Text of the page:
GSoC 2019: Efficient syscall tracing for strace
Dmitry V. Levin
ldv at altlinux.org
Tue Apr 9 13:48:51 UTC 2019
On Tue, Apr 09, 2019 at 02:56:23PM +0200, Paul Chaignon wrote:
> On Tue, Apr 09, 2019 at 07:33:24AM +0200, Paul Chaignon wrote:
> > On Mon, Apr 08, 2019 at 11:53:34PM +0300, Dmitry V. Levin wrote:
> > > > There are several opportunities to improve the current cBPF filter: it
> > > > currently contains a few unnecessary instructions and implements a linear
> > > > matching algorithm over the syscall numbers (although it takes ranges of
> > > > continuous numbers into account). To limit the number of instructions,
> > > > the cBPF program could also match on the reverse set of syscalls (match
> > > > against syscalls that should be RET_ALLOWed instead of RET_TRACEd) when
> > > > that makes sense.
> > >
> > > I suppose libseccomp might be a good source of ideas for generating a more
> > > optimal cBPF program.
> > Thanks for the suggestion, I'll have a look. At the moment, I was
> > thinking we could either use binary search or a simple bit-matching
> > algorithm (see mail to Chen Jingpiao on the mailing list for details) to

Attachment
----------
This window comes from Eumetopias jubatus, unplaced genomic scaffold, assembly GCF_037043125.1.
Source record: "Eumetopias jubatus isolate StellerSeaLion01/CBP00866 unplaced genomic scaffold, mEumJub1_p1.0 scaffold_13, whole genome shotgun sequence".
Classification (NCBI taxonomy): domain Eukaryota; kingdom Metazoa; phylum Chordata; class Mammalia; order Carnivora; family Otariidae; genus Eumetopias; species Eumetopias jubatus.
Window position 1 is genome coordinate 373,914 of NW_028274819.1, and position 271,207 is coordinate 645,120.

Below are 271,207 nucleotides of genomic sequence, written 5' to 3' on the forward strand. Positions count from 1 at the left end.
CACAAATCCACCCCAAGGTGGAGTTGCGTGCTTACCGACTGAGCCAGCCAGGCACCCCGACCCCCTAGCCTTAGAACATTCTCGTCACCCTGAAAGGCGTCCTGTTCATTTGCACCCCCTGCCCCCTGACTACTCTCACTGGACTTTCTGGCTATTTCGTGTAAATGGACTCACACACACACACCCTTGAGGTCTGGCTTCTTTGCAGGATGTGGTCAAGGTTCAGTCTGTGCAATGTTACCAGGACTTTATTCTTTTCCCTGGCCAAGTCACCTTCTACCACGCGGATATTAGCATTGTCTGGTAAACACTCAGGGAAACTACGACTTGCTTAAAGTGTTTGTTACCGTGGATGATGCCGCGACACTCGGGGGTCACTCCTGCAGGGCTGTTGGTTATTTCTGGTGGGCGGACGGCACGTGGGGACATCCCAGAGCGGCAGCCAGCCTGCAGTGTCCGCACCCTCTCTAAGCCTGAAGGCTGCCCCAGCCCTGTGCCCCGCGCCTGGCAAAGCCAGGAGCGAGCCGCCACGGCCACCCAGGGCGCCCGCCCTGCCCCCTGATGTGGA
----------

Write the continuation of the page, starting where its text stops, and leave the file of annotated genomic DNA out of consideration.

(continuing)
> > match filtered syscalls.
> I've checked libseccomp's code  and run a small PoC. They implement a
> linear match over the list of filtered syscalls. They don't even have
> range matching as Chen's current prototype. They have to work with
> different constraints though as users can give different priorities to
> different syscalls and they match high-priority syscalls first.
> They had several discussions on performance of the BPF program [2, 3].
> One contributor is working on a binary search patchset. I guess they
> can't use bitwise AND if they want to abide by the user's priorities.
Thanks. It's not libseccomp then.
If optimizing BPF program by size, we could apply different optimization
methods and choose at runtime one that produces the smallest program.
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